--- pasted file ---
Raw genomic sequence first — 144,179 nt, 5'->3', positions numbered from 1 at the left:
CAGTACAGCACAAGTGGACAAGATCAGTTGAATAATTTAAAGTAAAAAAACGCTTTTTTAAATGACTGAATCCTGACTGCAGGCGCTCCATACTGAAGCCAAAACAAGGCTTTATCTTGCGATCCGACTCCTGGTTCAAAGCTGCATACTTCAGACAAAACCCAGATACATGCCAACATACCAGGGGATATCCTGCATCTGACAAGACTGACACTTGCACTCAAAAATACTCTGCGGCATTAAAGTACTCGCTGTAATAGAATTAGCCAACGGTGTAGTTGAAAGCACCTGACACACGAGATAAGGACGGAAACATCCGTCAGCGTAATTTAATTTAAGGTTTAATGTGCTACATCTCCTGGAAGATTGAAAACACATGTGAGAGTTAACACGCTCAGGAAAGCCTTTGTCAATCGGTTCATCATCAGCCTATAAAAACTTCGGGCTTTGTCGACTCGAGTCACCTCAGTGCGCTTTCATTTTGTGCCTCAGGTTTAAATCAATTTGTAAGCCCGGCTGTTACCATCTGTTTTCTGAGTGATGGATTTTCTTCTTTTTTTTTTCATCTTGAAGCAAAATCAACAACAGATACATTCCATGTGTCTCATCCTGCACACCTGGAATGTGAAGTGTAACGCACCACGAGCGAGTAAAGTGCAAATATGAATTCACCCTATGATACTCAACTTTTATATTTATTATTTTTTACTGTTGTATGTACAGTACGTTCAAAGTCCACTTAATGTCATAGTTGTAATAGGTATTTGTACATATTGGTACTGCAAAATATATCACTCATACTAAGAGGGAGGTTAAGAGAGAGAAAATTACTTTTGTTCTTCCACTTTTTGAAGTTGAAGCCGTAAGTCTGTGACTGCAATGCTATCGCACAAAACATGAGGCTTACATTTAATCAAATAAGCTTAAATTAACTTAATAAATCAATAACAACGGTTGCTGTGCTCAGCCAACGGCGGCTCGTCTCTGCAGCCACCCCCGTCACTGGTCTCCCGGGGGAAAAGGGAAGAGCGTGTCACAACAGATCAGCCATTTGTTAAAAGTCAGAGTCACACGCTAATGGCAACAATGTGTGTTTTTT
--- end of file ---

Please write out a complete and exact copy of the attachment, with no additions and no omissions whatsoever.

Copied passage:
Raw genomic sequence first — 144,179 nt, 5'->3', positions numbered from 1 at the left:
CAGTACAGCACAAGTGGACAAGATCAGTTGAATAATTTAAAGTAAAAAAACGCTTTTTTAAATGACTGAATCCTGACTGCAGGCGCTCCATACTGAAGCCAAAACAAGGCTTTATCTTGCGATCCGACTCCTGGTTCAAAGCTGCATACTTCAGACAAAACCCAGATACATGCCAACATACCAGGGGATATCCTGCATCTGACAAGACTGACACTTGCACTCAAAAATACTCTGCGGCATTAAAGTACTCGCTGTAATAGAATTAGCCAACGGTGTAGTTGAAAGCACCTGACACACGAGATAAGGACGGAAACATCCGTCAGCGTAATTTAATTTAAGGTTTAATGTGCTACATCTCCTGGAAGATTGAAAACACATGTGAGAGTTAACACGCTCAGGAAAGCCTTTGTCAATCGGTTCATCATCAGCCTATAAAAACTTCGGGCTTTGTCGACTCGAGTCACCTCAGTGCGCTTTCATTTTGTGCCTCAGGTTTAAATCAATTTGTAAGCCCGGCTGTTACCATCTGTTTTCTGAGTGATGGATTTTCTTCTTTTTTTTTTCATCTTGAAGCAAAATCAACAACAGATACATTCCATGTGTCTCATCCTGCACACCTGGAATGTGAAGTGTAACGCACCACGAGCGAGTAAAGTGCAAATATGAATTCACCCTATGATACTCAACTTTTATATTTATTATTTTTTACTGTTGTATGTACAGTACGTTCAAAGTCCACTTAATGTCATAGTTGTAATAGGTATTTGTACATATTGGTACTGCAAAATATATCACTCATACTAAGAGGGAGGTTAAGAGAGAGAAAATTACTTTTGTTCTTCCACTTTTTGAAGTTGAAGCCGTAAGTCTGTGACTGCAATGCTATCGCACAAAACATGAGGCTTACATTTAATCAAATAAGCTTAAATTAACTTAATAAATCAATAACAACGGTTGCTGTGCTCAGCCAACGGCGGCTCGTCTCTGCAGCCACCCCCGTCACTGGTCTCCCGGGGGAAAAGGGAAGAGCGTGTCACAACAGATCAGCCATTTGTTAAAAGTCAGAGTCACACGCTAATGGCAACAATGTGTGTTTTTT